[This is an extended version of a piece I wrote on LinkedIn]
I harnessed the power social media and personal branding long before it was a term. I organically grew up as Twitter, Facebook, LinkedIn and so many other networks were very young. It is natural for me to reach out, connect, and talk to my peers and to people I feel can offer me more insight in my career.
I’ve had many years to look back and hone the skills that came to me naturally. These days, my job is to teach those lessons to help an entire membership-based organization grow to be better connected and successful.
I also have opportunities like this week when I get to speak to Stony Brook University’s Women’s Leadership Symposium about the power of a personal brand. I plan to share a peek into how I’ve taken my career into new directions thanks to social media branding. I hope my insight to professors, students and other professionals will help each woman walk away looking forward to owning her personal brand.
First, I think it’s important to note that you can own your personal brand without sharing your personal address. You can do a few things that make it easy for people to contact you without releasing your official phone number or address.
Use Google Voice so you can share a phone number without feeling that you’re giving away too much information. It’s a great tool. If you purchase your own URL spend a little extra to keep your account information private. If you hope to use a lot of snail mail in combination with your online life, it can’t hurt to consider purchasing a post office box or a mailbox at a shipping store.
Second, think about how you want to be portrayed online. What type of skills and experiences do you want to be known for? Then, it’s time to get to business.
Search your name on all browsers
When I say “all” browsers, I really mean focus in on Google, Yahoo, and Bing. Make sure you aren’t signed into those services. That will give you a better picture of what other people see when they look up your name. Searching for your name online helps you get a look at your personal brand. It shows the digital footprint that already exists with your name. Often this footprint can exist without you even trying. Just participating in public events or having articles written about you can build up a digital footprint. Why not own it yourself? You can, but it means you need to create additional content on the Internet.
Do you have a name everyone seems to have?
That’s okay. Search your name and where you go to school or the name of your current workplace. You can also search your name and a generic term for the industry you work.
Do you like what you see?
Awesome. Then keep up the good work you’re already doing. But if you want to see more of you in search, there are ways to build out your online presence with the help of social media and blogging tools.
Create a personal website and social media accounts
If you want to build your name online, you need to own your name. I decided a long time ago I wanted to be known with a combination of my maiden and married names (I legally changed my maiden name into my middle name). I became “Jen Lee Reeves” each time I joined a social network. I also made sure I used the same profile picture with every account. That makes it easier for a person searching for you to know your accounts are connected.
For example, I’m writing this post on this blog, but a similar post is on LinkedIn. If you establish yourself on a blog tool like Blogger, WordPress or Tumblr, you have a free tool to own your work and your presence. Only telling your thoughts and ideas on social media means those products own your work. I strongly believe in offering your insight on your own website and distributing your thoughts across social media platforms. I’ve included a graphic that explains what I mean.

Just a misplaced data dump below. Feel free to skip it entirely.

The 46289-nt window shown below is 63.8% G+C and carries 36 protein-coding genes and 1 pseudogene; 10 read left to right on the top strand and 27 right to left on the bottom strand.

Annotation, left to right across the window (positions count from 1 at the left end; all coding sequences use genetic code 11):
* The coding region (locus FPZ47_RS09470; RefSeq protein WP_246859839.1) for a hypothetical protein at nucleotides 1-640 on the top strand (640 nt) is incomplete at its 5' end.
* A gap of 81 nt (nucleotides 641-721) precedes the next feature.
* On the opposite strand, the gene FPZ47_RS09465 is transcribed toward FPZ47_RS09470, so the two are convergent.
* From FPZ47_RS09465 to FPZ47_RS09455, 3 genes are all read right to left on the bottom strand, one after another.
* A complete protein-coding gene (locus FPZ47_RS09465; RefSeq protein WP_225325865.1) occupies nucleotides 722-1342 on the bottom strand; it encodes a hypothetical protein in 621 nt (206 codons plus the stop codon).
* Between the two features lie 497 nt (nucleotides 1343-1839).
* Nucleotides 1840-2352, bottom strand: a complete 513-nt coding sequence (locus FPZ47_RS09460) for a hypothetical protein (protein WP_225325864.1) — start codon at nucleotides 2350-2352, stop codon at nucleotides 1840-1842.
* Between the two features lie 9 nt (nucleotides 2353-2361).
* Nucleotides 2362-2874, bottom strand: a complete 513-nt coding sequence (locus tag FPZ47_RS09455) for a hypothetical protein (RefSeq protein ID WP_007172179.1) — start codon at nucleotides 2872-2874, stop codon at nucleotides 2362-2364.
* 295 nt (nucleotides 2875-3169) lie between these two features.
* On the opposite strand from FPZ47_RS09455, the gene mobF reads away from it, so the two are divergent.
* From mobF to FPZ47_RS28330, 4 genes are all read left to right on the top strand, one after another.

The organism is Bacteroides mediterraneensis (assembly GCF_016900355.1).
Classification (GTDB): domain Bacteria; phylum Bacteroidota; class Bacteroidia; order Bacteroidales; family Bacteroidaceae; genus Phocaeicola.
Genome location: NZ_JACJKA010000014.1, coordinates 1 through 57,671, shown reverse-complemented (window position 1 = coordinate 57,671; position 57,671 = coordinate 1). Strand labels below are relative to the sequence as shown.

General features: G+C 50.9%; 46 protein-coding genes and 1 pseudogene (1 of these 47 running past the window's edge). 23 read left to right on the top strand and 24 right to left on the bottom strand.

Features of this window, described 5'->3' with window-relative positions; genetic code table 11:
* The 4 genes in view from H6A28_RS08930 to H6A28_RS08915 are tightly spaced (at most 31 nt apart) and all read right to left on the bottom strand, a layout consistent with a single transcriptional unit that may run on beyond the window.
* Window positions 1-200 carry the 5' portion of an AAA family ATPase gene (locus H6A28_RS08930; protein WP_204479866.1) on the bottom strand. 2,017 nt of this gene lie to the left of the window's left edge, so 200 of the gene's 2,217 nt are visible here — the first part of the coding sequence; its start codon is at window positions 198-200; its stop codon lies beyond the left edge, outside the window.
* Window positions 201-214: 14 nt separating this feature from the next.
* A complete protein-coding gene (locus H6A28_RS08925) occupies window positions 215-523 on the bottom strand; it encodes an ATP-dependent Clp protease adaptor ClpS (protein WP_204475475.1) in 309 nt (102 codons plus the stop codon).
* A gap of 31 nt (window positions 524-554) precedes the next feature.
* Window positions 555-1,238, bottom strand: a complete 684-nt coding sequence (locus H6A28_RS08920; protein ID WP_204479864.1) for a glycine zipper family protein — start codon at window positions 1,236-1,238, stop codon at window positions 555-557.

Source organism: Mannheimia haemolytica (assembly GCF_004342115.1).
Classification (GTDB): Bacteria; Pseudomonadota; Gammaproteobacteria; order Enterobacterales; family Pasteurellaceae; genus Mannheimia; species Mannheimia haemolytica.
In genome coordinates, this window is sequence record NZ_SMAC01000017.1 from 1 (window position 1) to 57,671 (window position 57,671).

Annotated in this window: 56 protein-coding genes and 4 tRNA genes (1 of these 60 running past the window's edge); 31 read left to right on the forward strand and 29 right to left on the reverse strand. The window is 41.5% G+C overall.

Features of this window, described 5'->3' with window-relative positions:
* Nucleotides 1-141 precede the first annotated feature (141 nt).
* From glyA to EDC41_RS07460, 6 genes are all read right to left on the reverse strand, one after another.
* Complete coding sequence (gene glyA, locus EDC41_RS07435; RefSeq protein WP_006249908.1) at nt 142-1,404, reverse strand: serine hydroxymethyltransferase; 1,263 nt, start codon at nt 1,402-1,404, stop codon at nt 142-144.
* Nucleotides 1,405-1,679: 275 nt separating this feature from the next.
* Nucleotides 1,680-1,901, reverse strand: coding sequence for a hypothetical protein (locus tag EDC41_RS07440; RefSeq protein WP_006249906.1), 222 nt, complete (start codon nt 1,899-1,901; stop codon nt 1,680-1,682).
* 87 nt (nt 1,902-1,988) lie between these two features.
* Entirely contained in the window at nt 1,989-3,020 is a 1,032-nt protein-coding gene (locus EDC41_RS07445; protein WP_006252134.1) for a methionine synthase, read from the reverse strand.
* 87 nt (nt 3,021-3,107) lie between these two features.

Another example was a time I held a really great conversation on Facebook with a special needs community I lead. I took that conversation and broke it down on my blog, Born Just Right, so I could give more context and continue to own the conversation instead of Facebook.
Everything either starts or ends on your personal site.
Join social media sites and link to your personal website
Search engines pay more attention to your personal website when more sites link back to it. If you have never joined any social media accounts before and you want to focus on your professional status, I would join in this order:
All social networks have the potential to be a tool to help you gain more insight for your career. LinkedIn is the most obvious. It’s focused on making connections with people with whom you have a professional relationship. I have a personal rule where I do not connect with someone on LinkedIn without having some kind of professional contact. I also do not connect unless I know I’m able to give a reference about that person if a potential employer asks me questions. The only time I violate that rule is if someone connects to me who can offer me an opportunity to help others find employment or I have an extra employment opportunity.
Twitter is the most public space to make connections. For me, it’s been the most important space to reach out beyond my existing circles of influence. It’s also a great space to just read what others have to say. According to Twitter, 60 percent of users ONLY read content and do not post or interact with other users. You can be that person, but you won’t be using it to its fullest potential.
Facebook has the ability to connect with just your friends and family but you can also offer public posts that anyone can read. You can also make your personal profile public. I consider this an additional space to share my personal resume. I only share professional information publicly. The majority of the music festivals and kid events are shared to friends only. The professional stuff is shared for all.
I feel the same way with Google+. Your profile is a great public space to help more people see you. Also, sharing your personal website links on Google+ is bound to get it into Google’s search engines a little faster than any other social network.